Phoenix metro resident Karen Lopez remembers a time not long ago when she didn’t know where to start when searching for care for her daughter Iracema, 5, or herself.
“It was hard to find good doctors around the Valley,” she said. “It was hard to find appointments in time just for flu shots or COVID, boosters, anything like that. They were really packed with everything going on.”
Things became much easier for Karen and Iracema when Karen’s sister introduced them to a Valle del Sol mobile care unit. There, they had immediate access to a flu vaccine, which helped Iracema stay well and maintain school attendance, and helped Karen avoid missing work.
“They're very caring for [Iracema], which is my first priority. I mean, she’s 5. She's scared to go to the doctor,” Karen said. “We’re comfortable with them because they are very caring people and they understand where we're coming from. A lot of them are mothers and parents.”
Making an impact
Mobile care units like the one Karen and Iracema visited are part of a $3 million partnership announced in 2021 between the United Health Foundation and Valle del Sol Community Health to advance health equity by improving school-age children’s access to integrated health care, an approach focused on collaboration and communication among health professionals.
Valle del Sol aims to fill a gap in behavioral health and social services to the Latino community and underserved populations. Arizona ranks 45th of 50 states for children who receive well-child visits, and 47th of 50 for children with a “medical home” that provides ongoing, comprehensive and non-emergency care, according to the America’s Health Rankings 2022 Health of Women and Children Report.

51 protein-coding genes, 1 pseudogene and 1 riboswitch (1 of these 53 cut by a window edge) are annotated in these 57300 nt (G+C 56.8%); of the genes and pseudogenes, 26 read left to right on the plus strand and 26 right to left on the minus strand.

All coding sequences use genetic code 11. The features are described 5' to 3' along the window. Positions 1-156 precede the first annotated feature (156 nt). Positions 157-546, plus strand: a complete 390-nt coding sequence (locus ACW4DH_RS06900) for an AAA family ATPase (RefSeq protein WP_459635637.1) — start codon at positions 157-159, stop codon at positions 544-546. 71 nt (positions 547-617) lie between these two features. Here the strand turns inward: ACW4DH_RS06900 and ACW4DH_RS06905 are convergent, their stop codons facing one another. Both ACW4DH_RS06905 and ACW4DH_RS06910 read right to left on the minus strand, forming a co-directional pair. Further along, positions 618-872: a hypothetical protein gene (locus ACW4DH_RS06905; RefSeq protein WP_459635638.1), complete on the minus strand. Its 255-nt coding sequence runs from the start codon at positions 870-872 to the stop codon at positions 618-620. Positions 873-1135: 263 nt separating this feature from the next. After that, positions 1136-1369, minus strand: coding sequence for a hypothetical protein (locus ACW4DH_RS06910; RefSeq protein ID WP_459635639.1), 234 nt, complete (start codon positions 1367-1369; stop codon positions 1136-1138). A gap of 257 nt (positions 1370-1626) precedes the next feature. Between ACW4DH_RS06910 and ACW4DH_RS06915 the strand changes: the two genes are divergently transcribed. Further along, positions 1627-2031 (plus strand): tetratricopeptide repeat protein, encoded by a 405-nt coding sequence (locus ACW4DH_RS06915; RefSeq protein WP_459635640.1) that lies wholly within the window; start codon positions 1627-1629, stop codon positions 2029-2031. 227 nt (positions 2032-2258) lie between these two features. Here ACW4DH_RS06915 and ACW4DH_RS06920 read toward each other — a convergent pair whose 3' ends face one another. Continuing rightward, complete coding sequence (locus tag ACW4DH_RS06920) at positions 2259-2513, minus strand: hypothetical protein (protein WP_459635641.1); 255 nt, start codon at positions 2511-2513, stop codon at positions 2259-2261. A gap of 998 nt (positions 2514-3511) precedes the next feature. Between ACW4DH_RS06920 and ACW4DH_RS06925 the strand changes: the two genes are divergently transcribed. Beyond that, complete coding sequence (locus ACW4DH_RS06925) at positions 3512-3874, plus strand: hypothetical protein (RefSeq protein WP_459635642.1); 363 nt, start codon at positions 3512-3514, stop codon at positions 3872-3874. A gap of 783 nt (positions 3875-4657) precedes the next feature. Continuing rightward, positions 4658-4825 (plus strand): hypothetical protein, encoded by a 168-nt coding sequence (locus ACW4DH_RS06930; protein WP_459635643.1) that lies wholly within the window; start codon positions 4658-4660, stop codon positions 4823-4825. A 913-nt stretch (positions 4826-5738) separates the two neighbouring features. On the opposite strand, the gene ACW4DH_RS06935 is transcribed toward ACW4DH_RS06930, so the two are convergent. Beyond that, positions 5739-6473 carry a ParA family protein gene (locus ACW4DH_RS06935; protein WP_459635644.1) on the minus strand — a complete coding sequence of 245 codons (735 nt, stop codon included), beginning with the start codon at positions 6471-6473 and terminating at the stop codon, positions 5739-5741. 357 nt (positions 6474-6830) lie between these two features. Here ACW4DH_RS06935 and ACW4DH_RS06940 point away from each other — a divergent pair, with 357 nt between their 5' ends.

Since the partnership began, families in underserved communities throughout the greater Phoenix metropolitan area have benefitted in many ways:
- Nearly 2,000 students are receiving health services.
- 818 students have received immunizations.
- 954 students have been screened for anxiety, depression and/or ADHD.
- 1,430+ students have been connected to a behavioral health provider.
- Those receiving treatment have seen a decrease of nearly 8% in anxiety symptoms.
Bringing care to the Valley
Just like Valle del Sol’s brick-and-mortar clinic, the mobile units bring ongoing primary care, psychiatry and behavioral health services directly to middle- and high-school-aged children in school settings when appropriate, or via telehealth.
“Having the mobile units in our community has made a radical change in access to care,” said Valle del Sol’s Walter Vidal. “Being able to reach those who perhaps do not have access to a health system or a health provider nearby and do not have a way of getting to that health care provider, has been a complete game changer for us and for the community here in Phoenix.”
Commitment in action
“The Valle del Sol partnership is one example of how the United Health Foundation is working in partnership with outstanding organizations to deliver on our commitment to advancing health equity and improving access to care,” said Kristy Duffey, chief nursing officer at Optum. “We are so pleased to see the initial outcomes from this work, which helps families and children get the care they need to thrive personally as well as academically.”
Learn more about how we’re enabling and delivering equitable care that reduces health disparities and improves health outcomes:
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